(director: Marwan Hamed; screenwriter: from the novel by Alaa’ Al-Aswany/Wahid Hamid; cinematographer: Sameh Selim; editor: Khaled Marei; music: Khaled Hammad; cast: Adel Imam (Zaki El Dessouki), Nour El-Sherif (Haj Azzam), Yousra (Christine), Essad Youniss (Dawlat El Dessouky), Ahmed Bedir (Malaak), Hend Sabri (Bothayna), Khaled El Sawy (Hatem Rachid), Khaled Saleh (Kamal El Fouly), Ahmed Rateb (Fanous), Somaya El Khashab (Soad), Bassem Samra (Abd Raboh), Mohamed Imam (Taha El Shazly), Youseff Daoud (Fekry Abdel Shaheed, lawyer); Runtime: 165; MPAA Rating: NR; producer: Imad Adeeb; Strand Releasing; 2006-Egypt-in Arabic with English subtitles)

“It’s a bold film for an Arabic country.”

Reviewed by Dennis Schwartz

The first feature film from director Marwan Hamed is a creepy, glossy and crude soap opera tale that has a group of colorfully stereotyped tenants of the Yacoubian apartment building located in central Cairo be a microcosm for modern Egyptian society. It’s based on the bestselling 1990 novel by Alaa Al Aswany and adapted to the screen by Wahid Hamed, the director’s father. It makes a number of stinging comments on the state of modern Egypt, as it points out how politically corrupt the country is and how all branches of society are dissolute from the fundamentalist Islamic religion to the democratic political system. It also shows how both the rich and poor are exploited through their commercial dealings or personal sex lives, and how class differences keep people down. The title is derived from the luxury apartment building in Cairo, named for the Armenian man who built it, in 1937. It remained a first-class building in the Pasha era but lost most of its best tenants after the 1956 war with Israel, and in modern times the beautiful building has come into disrepair and is living off its fading glory as a less prominent tenant moved in besides the remaining decadent upper-class ‘beys’ and ‘pashas’–there are now the downtrodden and even immigrant working-class from Upper Egypt living on the roof that was once the servants’ quarters.

Though overlong, flawed dramatically and needing a pruning job, the sordid tale hits a nerve by not holding back its punches and covering such taboo Arabic subjects as homosexuality and abortion. It’s a bold film for an Arabic country, bringing up issues usually hidden from the eyes of westerners. For that alone this meandering and uneven epic is worth a look, as it exposes us to an Arabic culture few of us in the West ever get to see.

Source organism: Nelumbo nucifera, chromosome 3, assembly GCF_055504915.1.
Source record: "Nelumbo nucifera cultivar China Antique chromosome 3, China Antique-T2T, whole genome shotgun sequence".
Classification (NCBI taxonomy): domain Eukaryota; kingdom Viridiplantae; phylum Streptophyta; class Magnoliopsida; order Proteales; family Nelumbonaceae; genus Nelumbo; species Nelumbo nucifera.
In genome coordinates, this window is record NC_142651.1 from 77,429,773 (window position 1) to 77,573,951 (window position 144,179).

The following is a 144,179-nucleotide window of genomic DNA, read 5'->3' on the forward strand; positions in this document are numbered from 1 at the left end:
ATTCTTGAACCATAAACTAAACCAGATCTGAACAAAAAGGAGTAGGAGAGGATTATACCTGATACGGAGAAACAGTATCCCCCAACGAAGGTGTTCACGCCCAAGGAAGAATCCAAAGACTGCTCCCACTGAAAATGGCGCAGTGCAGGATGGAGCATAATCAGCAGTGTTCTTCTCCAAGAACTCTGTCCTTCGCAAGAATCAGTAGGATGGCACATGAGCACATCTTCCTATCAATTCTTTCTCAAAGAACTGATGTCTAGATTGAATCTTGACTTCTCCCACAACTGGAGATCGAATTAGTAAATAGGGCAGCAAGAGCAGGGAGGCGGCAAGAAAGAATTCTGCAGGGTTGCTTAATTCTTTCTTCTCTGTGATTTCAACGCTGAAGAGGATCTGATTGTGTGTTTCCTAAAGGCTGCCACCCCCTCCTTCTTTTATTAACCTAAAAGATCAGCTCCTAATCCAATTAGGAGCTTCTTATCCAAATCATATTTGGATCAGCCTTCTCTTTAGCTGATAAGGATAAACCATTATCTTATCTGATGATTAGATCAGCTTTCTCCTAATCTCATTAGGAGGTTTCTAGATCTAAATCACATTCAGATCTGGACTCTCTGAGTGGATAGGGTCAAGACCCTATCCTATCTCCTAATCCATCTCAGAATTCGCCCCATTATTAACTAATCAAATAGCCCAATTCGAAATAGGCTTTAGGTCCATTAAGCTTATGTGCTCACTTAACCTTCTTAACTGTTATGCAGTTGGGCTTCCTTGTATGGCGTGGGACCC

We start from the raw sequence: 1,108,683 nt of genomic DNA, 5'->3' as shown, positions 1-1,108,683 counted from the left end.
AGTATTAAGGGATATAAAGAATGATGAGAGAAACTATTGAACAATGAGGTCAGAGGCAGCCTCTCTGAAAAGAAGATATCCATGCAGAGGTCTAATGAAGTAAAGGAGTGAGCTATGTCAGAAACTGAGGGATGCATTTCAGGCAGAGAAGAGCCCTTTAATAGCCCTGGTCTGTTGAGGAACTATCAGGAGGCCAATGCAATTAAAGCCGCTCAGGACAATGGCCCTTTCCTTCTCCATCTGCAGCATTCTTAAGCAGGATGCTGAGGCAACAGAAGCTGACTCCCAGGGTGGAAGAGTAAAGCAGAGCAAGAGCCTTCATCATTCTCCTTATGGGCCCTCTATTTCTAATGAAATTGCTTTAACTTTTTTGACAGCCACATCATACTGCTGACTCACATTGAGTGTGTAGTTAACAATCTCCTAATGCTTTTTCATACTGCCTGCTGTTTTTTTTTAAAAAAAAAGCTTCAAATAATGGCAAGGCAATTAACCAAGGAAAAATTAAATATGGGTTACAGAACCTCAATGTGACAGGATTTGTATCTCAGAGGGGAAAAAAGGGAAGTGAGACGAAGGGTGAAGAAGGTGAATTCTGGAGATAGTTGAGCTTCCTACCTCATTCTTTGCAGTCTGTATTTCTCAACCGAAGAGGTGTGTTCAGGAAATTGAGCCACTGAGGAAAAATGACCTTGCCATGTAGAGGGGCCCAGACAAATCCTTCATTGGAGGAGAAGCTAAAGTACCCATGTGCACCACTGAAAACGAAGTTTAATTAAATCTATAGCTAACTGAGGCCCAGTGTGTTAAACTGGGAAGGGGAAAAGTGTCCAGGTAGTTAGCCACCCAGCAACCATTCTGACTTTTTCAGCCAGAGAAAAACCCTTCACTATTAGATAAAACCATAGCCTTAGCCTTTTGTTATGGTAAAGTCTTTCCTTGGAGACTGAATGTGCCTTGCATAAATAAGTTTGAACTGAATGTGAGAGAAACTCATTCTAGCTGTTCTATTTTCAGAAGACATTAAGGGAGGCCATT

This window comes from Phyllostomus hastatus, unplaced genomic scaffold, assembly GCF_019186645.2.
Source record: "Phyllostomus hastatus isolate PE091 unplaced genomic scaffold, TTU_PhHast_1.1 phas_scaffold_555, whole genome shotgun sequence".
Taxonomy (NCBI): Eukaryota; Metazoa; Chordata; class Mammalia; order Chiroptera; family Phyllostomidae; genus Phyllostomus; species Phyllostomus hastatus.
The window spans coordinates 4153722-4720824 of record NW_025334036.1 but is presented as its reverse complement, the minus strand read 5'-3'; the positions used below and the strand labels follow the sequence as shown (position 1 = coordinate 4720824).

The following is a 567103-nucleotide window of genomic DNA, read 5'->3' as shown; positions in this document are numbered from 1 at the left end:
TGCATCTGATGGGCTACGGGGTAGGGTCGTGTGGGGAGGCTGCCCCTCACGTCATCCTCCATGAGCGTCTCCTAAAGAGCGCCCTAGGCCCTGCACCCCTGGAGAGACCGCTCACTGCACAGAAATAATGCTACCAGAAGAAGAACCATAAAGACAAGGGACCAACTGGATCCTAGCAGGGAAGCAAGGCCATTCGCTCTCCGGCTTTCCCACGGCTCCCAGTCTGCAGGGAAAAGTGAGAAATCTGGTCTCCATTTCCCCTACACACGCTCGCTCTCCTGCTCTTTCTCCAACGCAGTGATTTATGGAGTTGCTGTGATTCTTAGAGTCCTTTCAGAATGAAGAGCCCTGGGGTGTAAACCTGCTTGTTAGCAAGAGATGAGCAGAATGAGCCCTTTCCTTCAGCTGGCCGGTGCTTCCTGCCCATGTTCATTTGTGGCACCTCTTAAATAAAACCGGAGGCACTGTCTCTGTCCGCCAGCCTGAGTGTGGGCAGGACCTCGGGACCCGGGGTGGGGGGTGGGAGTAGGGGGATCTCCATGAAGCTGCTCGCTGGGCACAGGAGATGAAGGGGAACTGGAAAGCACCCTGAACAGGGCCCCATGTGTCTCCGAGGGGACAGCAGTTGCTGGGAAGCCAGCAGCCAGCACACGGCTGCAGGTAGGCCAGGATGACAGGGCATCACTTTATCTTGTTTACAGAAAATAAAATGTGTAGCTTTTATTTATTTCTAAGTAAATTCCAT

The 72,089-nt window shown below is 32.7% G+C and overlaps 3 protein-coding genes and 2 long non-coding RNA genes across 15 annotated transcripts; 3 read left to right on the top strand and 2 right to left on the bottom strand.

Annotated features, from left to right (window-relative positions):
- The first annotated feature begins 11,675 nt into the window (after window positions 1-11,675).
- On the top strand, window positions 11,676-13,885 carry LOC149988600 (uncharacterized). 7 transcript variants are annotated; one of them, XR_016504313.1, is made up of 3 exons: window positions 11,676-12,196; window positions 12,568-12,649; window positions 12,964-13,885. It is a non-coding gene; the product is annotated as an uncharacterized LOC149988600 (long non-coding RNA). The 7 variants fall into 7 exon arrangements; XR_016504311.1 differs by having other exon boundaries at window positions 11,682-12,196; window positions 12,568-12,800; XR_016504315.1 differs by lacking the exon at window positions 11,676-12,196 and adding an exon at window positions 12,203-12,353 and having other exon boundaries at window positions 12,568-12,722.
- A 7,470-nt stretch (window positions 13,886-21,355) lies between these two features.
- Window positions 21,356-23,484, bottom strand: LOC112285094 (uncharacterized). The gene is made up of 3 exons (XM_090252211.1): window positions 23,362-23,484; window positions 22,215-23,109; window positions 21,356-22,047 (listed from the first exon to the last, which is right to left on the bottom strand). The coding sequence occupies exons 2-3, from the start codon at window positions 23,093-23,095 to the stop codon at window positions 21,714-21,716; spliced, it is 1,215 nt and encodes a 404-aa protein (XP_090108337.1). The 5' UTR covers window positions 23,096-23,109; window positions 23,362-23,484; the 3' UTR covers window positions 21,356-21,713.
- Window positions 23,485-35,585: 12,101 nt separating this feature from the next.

It features a number of tenants (too many to follow all of them) and follows their intermeshing story that uses the majestic building as the focal point that brings them all together. It takes its longest look at Zaki Pashi (Adel Imam), a pathetic, wealthy, elderly bachelor, who is a Paris educated engineer but leads an idle hedonistic life as a chaser after younger women. His womanizing involves him in a nasty embarrassing legal feud with his roommate overbearing evil sister, Dawlat (Essad Youniss), who has him evicted from their late father’s apartment for being mentally unfit. It tells in detail the controversial storyline of how a sophisticated wealthy gay newspaper editor (Khaled El Sawy) seduces a naïve, uneducated, countryboy, married soldier (Bassem Samra). We follow the radicalization to extremist Islamic beliefs of the roof dwelling poor doorman’s son, Taha (Mohamed Inam), who fails to get into the police academy because of class and is later tortured by the police hunting terrorists and whose attractive virgin girlfriend, Buthayna (Hend Sabri), can’t hold a job because the dirty old men who employ her want to grope her or make sexual advances and she finally winds up with the foolish Zake Pashi. It turns most of its anger and shame on the sleazy pretentious God-fearing Muslim, Haj Azzam (Nour El Sherif), a sexually frustrated self-made millionaire with a booming car dealership who has his comeuppance after he secretly takes another younger wife (Somaya El Khashab) and again when his vain political ambitions with a powerful corrupt city official (Khaled Saleh) takes him down a few more notches and exposes him as a greedy sniveling drug trafficker who needs protection from the cops from his crooked political allies.

Some of the biggest stars in Egypt appear, in a film that cost the most to make in Egyptian history but was rewarded by breaking all box office records in its homeland. But the awkwardly executed film, directed in an unsure way by the 28-year-old inexperienced director, by the conclusion leaves you not caring much about most of these troubling disparate characters. They all seem lost in their stupidity, arrogance, and inability to find their inner dignity, as they serve only as a metaphor or social commentary on contemporary Egypt. It was Egypt’s official Oscar submission.

The Yacoubian Building Poster

REVIEWED ON 5/2/2008 GRADE: B-     https://dennisschwartzreviews.com/